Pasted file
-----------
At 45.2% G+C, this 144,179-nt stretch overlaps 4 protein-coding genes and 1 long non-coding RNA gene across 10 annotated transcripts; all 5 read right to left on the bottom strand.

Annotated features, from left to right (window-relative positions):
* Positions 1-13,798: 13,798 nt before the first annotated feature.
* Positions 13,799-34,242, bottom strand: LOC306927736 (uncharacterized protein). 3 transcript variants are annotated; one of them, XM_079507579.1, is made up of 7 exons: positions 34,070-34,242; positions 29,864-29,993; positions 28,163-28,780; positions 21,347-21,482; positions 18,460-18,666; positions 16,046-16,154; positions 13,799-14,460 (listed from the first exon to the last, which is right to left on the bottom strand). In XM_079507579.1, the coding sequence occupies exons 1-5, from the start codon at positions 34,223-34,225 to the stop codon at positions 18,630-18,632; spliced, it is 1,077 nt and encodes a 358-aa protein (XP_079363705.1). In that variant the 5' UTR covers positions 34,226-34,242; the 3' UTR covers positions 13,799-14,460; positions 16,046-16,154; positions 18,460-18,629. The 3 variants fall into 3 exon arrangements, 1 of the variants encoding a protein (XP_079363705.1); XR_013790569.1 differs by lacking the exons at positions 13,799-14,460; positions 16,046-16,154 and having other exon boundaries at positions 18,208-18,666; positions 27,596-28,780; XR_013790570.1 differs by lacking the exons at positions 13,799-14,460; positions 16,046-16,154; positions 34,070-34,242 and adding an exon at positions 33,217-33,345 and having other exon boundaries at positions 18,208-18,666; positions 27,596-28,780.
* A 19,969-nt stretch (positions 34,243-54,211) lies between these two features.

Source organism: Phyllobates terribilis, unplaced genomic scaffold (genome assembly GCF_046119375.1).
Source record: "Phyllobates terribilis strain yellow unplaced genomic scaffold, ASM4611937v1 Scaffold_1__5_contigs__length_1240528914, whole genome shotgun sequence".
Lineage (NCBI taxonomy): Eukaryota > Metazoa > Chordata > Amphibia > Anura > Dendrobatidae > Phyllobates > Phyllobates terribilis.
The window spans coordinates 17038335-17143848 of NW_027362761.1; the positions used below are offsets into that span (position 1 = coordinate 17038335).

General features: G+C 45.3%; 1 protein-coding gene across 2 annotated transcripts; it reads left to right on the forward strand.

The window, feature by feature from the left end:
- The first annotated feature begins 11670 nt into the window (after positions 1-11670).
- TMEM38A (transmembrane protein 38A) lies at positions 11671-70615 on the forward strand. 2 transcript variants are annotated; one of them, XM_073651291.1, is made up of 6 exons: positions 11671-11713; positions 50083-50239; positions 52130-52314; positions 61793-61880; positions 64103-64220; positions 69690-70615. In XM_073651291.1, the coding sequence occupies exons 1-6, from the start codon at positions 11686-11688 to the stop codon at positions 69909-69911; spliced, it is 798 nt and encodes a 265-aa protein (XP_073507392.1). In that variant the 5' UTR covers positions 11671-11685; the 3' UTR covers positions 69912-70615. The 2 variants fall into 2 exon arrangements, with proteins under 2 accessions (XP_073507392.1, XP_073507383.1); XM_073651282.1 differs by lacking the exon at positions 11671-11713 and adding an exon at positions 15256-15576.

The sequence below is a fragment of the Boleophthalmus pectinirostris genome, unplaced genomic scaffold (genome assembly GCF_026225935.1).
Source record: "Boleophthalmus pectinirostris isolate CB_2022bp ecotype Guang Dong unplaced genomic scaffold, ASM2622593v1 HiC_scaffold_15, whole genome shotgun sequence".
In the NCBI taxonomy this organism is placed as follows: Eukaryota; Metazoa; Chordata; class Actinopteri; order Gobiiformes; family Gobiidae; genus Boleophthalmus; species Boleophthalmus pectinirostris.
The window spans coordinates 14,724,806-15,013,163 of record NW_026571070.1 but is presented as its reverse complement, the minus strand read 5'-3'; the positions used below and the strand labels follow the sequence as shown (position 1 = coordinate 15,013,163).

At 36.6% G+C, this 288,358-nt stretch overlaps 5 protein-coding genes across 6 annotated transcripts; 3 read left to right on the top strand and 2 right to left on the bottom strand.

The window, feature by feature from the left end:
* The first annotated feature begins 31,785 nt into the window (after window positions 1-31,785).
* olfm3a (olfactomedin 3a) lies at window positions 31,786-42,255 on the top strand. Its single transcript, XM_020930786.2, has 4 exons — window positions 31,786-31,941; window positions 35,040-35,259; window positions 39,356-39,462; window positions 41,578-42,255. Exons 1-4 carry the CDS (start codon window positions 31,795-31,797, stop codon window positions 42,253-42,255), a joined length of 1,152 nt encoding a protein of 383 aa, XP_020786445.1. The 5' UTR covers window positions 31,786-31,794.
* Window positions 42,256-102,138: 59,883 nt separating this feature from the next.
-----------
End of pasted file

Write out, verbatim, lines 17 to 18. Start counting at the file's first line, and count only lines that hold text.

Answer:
The window spans coordinates 14,724,806-15,013,163 of record NW_026571070.1 but is presented as its reverse complement, the minus strand read 5'-3'; the positions used below and the strand labels follow the sequence as shown (position 1 = coordinate 15,013,163).

At 36.6% G+C, this 288,358-nt stretch overlaps 5 protein-coding genes across 6 annotated transcripts; 3 read left to right on the top strand and 2 right to left on the bottom strand.